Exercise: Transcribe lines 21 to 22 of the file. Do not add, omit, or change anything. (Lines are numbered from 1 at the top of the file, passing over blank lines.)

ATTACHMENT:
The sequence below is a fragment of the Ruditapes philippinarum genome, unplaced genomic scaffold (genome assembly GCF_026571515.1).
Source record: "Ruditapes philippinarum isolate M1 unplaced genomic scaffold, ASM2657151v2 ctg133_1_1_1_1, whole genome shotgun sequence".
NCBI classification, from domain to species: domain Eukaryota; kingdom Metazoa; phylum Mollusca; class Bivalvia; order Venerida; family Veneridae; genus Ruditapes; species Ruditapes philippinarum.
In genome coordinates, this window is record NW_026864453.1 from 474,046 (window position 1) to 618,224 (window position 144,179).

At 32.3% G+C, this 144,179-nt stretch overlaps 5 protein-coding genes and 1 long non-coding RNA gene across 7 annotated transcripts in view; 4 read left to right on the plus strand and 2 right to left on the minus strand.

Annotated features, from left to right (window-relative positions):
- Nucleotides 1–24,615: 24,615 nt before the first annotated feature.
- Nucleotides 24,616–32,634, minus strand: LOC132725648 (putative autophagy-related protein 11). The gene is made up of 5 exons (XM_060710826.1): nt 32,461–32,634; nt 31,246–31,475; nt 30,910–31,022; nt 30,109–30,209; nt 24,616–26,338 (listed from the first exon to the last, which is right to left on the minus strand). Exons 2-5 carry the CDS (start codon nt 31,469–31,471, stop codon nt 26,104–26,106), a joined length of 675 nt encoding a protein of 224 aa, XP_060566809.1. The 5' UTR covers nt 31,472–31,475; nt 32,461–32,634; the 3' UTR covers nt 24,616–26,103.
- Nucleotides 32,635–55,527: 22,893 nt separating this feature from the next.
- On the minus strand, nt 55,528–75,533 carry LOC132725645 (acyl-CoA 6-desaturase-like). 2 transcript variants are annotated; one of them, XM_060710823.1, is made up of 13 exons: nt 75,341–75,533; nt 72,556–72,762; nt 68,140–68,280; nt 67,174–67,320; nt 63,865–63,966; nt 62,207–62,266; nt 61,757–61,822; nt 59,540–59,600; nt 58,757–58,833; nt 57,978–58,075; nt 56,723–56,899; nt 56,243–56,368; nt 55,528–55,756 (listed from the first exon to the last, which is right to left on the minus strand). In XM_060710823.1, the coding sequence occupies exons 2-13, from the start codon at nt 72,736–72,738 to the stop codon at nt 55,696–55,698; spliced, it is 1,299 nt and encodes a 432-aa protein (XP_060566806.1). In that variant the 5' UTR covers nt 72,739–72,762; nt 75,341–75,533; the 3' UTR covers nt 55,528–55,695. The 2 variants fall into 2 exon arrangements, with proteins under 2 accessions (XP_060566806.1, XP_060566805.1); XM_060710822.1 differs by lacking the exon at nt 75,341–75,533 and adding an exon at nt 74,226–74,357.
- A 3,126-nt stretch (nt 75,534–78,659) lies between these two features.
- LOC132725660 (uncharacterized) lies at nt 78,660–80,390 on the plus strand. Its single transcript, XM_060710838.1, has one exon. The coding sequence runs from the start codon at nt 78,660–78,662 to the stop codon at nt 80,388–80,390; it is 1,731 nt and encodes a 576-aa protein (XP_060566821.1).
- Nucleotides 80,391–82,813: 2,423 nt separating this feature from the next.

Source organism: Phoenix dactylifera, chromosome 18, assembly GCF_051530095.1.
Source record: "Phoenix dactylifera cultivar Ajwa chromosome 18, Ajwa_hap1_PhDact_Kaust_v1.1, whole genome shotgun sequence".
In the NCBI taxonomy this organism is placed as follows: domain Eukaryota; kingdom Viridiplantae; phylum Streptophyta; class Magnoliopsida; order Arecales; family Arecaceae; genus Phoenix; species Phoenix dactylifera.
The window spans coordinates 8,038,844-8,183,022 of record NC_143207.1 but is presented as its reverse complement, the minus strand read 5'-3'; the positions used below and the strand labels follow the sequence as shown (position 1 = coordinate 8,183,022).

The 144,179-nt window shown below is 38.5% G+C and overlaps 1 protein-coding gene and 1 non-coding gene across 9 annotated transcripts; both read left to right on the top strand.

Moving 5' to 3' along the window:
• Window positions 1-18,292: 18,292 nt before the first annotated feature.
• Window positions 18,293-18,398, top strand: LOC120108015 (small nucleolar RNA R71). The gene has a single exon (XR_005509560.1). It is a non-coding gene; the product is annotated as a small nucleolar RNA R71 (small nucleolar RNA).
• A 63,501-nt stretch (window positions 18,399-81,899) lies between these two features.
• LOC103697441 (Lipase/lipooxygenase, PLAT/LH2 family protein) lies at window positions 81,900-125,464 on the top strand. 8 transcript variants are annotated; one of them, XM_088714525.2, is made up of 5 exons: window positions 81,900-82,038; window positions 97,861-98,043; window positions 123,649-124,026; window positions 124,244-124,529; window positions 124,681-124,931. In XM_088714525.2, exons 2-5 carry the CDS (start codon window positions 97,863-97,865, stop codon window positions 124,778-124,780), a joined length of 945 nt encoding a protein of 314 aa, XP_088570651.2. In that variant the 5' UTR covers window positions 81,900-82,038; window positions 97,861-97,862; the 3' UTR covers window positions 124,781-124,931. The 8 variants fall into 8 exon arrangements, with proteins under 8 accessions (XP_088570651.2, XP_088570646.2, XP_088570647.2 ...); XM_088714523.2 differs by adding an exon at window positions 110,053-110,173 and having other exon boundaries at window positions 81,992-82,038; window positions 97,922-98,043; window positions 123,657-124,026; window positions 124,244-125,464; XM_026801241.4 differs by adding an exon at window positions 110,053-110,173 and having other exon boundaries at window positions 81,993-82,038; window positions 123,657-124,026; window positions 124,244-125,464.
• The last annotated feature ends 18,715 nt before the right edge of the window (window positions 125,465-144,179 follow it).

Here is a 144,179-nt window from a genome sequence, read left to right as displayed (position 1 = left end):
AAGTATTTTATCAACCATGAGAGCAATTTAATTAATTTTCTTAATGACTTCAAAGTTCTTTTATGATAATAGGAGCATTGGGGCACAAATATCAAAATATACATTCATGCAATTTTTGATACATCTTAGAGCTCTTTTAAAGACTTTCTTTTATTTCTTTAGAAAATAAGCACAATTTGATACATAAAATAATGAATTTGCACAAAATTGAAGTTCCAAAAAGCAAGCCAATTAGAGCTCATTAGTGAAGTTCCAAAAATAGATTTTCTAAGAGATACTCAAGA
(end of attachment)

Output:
• Window positions 18,293-18,398, top strand: LOC120108015 (small nucleolar RNA R71). The gene has a single exon (XR_005509560.1). It is a non-coding gene; the product is annotated as a small nucleolar RNA R71 (small nucleolar RNA).
• A 63,501-nt stretch (window positions 18,399-81,899) lies between these two features.